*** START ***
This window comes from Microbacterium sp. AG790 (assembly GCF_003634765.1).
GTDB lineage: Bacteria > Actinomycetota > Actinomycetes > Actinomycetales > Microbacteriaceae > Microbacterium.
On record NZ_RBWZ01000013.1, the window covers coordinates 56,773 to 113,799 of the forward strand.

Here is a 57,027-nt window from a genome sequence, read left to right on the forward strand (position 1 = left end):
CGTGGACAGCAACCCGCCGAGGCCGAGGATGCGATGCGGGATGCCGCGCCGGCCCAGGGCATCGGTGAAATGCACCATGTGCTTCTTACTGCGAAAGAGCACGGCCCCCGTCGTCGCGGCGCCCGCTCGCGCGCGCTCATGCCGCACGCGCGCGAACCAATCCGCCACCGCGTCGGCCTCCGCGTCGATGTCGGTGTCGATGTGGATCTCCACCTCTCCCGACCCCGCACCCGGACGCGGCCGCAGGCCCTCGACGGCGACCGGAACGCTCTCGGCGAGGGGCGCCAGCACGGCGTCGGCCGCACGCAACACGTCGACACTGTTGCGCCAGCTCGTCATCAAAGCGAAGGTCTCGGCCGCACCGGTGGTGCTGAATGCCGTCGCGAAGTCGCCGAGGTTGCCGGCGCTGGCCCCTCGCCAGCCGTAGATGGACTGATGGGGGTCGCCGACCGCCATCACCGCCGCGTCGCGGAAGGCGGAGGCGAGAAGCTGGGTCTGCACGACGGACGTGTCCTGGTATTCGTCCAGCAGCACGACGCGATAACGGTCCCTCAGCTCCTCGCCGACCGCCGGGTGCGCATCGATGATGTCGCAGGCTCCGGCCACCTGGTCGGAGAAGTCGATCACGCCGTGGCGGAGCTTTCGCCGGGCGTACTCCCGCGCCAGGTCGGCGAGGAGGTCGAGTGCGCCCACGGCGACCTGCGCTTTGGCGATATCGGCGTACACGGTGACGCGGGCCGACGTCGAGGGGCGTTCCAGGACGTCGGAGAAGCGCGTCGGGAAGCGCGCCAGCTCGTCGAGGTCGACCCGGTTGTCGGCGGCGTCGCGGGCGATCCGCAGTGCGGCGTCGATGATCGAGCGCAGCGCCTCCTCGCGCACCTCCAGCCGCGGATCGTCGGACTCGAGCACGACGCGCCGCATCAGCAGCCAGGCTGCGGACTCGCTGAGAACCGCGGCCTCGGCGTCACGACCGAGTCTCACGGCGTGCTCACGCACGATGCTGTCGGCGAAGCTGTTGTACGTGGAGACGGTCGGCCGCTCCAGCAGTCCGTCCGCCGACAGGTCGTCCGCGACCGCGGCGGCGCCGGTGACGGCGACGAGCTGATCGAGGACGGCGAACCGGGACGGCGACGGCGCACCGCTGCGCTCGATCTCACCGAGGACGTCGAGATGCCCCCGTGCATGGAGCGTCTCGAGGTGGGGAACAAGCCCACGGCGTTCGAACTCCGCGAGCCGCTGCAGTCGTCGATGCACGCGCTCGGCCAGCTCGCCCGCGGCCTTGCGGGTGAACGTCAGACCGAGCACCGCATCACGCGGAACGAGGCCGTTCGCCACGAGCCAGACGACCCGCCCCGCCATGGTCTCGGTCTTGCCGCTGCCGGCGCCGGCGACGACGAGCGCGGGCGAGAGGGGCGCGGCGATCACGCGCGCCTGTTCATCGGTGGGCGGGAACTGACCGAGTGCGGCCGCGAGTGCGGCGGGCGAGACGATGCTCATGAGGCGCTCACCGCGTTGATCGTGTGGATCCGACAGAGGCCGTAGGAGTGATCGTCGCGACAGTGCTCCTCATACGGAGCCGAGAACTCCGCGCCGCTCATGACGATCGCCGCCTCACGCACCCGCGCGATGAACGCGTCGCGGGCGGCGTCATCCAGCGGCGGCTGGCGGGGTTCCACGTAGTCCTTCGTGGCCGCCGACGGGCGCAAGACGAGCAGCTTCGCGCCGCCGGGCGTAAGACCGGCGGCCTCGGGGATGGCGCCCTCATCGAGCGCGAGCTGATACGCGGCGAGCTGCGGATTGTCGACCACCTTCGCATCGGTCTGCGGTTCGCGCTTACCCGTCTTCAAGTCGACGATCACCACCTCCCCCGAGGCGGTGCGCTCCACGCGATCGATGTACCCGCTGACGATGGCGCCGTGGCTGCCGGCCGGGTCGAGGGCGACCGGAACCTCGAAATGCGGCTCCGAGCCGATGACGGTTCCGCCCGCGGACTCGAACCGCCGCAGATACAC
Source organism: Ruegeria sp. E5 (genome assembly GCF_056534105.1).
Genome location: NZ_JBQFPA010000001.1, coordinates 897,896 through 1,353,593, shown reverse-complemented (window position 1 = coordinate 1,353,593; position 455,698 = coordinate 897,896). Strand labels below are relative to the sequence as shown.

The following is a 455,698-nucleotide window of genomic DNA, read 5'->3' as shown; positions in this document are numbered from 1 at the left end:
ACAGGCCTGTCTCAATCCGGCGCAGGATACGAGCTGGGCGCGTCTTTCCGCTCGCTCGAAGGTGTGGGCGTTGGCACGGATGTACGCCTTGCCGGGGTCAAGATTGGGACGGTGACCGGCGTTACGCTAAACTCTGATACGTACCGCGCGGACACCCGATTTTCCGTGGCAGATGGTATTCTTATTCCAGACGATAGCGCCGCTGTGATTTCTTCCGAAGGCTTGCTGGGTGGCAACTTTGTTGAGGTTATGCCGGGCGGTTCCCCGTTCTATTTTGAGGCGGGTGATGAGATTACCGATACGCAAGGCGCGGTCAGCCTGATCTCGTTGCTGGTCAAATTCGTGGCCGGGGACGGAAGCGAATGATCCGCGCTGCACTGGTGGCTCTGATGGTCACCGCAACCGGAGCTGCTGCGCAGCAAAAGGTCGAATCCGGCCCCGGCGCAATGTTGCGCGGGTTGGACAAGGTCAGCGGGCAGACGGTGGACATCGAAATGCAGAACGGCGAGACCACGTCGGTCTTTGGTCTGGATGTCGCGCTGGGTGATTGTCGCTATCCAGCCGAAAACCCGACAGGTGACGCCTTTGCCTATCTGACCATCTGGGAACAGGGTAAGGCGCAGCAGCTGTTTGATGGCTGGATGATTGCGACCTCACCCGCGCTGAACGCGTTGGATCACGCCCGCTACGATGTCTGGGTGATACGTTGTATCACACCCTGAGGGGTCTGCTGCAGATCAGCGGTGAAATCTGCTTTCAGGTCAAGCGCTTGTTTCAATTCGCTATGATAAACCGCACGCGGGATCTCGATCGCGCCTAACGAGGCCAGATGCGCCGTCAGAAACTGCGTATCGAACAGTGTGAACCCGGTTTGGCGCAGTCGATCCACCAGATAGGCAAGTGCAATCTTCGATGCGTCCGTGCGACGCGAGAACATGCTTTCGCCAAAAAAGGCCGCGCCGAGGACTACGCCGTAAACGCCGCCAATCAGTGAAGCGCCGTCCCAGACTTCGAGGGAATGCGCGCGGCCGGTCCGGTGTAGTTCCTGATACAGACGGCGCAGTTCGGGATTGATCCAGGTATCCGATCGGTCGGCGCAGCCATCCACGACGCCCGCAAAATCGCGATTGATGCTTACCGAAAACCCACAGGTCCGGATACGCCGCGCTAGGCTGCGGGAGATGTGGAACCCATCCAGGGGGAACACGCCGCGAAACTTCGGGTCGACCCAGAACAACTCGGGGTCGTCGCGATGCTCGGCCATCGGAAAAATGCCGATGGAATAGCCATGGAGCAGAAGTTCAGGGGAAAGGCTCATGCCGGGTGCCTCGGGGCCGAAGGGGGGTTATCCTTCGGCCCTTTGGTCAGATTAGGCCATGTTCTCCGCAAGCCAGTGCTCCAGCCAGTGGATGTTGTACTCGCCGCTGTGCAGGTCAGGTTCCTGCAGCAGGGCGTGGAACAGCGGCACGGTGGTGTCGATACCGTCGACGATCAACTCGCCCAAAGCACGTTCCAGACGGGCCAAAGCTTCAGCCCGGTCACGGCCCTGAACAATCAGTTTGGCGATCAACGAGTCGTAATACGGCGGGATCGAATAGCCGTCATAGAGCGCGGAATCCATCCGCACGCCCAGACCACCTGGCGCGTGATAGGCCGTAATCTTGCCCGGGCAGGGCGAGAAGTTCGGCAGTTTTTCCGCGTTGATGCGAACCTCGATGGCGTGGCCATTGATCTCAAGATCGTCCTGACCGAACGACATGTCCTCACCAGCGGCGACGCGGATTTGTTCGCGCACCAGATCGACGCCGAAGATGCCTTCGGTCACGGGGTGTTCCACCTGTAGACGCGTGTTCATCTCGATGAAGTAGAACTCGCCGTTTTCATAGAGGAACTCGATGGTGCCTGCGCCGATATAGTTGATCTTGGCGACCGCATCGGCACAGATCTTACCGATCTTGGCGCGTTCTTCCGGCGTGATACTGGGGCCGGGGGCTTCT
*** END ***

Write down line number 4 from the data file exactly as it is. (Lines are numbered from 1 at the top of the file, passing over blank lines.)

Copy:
Here is a 57,027-nt window from a genome sequence, read left to right on the forward strand (position 1 = left end):